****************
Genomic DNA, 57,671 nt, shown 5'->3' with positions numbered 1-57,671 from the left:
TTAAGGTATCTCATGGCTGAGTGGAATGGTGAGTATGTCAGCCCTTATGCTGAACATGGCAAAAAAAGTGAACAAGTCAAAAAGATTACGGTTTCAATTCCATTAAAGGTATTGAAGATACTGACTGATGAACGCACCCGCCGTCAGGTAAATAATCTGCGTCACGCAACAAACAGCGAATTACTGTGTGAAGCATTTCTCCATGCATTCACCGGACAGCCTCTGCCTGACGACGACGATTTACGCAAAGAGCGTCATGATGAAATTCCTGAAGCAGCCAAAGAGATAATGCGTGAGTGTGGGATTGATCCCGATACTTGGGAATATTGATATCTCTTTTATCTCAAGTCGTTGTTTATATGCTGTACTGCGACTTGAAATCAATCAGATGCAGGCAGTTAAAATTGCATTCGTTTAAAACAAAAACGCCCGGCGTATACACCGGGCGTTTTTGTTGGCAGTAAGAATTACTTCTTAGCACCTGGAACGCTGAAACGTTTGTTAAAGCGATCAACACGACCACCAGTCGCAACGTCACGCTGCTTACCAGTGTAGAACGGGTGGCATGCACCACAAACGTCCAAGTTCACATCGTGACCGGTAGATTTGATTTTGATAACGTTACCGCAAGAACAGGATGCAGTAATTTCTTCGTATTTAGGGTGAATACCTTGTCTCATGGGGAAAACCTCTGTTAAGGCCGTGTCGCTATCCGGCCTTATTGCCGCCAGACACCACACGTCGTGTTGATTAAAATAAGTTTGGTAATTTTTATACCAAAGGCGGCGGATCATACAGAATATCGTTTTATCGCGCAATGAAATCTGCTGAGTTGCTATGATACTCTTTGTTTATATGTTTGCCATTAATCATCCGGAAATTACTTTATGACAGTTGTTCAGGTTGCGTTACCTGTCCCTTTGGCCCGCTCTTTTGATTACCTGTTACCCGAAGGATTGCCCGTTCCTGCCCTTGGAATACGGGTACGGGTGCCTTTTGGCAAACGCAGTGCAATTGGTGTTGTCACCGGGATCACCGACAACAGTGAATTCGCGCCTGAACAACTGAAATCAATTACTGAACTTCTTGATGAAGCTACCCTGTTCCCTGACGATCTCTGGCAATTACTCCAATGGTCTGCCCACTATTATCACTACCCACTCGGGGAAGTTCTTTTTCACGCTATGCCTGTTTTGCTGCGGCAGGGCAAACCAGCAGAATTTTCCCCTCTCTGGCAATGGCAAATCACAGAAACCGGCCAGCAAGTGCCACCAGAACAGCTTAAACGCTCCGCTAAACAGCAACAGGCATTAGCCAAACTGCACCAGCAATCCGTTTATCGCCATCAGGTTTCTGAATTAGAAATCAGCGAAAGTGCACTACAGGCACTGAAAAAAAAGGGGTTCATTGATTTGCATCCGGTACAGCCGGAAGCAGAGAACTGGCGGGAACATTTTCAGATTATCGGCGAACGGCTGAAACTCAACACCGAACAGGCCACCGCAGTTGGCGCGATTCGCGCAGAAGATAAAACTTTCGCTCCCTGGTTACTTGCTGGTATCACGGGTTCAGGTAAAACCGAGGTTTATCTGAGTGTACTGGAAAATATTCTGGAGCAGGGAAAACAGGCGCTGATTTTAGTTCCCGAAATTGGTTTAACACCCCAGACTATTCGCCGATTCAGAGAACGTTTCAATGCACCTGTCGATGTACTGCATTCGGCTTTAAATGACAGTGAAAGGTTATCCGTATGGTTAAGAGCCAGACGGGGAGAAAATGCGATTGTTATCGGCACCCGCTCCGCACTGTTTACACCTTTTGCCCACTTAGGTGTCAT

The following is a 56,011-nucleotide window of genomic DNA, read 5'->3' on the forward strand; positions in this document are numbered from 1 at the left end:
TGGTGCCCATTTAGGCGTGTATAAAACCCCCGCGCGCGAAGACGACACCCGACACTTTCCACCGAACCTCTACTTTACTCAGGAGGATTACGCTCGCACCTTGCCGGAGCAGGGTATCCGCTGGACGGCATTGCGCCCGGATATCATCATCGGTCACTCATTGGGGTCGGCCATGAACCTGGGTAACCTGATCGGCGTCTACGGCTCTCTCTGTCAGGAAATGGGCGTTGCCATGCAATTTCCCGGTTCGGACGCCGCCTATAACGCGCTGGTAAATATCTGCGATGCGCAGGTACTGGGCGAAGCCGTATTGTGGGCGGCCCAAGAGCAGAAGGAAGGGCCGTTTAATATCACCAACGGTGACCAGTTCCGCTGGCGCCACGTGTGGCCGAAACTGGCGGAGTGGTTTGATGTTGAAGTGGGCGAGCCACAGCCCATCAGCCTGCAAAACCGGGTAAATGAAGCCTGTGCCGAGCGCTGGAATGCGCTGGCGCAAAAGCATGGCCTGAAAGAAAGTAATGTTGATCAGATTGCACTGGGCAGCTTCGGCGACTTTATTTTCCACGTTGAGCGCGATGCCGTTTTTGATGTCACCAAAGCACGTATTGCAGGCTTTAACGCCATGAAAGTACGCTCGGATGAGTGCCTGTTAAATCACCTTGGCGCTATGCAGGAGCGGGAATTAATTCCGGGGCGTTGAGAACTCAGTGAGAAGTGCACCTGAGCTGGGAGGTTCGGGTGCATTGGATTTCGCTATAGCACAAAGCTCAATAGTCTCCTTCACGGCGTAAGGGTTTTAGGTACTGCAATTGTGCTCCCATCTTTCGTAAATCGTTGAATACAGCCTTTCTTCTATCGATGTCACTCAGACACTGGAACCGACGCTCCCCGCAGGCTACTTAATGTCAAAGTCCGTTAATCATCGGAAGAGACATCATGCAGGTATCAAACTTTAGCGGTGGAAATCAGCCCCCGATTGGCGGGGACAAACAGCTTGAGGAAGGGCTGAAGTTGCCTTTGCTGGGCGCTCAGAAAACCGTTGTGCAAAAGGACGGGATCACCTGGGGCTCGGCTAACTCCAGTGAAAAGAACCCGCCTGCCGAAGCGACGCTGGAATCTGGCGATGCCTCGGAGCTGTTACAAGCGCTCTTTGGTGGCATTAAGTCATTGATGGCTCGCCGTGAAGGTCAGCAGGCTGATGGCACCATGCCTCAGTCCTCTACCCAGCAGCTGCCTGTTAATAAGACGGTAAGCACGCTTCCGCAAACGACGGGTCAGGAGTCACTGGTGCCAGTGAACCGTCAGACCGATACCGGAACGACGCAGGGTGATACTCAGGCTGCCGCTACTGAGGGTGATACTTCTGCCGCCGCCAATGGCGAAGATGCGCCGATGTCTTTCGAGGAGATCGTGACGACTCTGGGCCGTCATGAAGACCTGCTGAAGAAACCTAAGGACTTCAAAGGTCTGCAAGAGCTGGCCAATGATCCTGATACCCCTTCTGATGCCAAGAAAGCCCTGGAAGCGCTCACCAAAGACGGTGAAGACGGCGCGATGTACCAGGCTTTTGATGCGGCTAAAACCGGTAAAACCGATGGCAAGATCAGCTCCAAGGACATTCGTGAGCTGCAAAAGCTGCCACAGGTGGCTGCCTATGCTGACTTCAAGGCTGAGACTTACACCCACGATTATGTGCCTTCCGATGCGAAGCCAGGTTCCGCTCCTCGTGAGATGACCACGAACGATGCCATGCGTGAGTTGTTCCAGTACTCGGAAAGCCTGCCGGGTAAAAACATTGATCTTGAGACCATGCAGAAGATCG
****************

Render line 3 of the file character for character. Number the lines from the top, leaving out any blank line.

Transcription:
The following is a 56,011-nucleotide window of genomic DNA, read 5'->3' on the forward strand; positions in this document are numbered from 1 at the left end: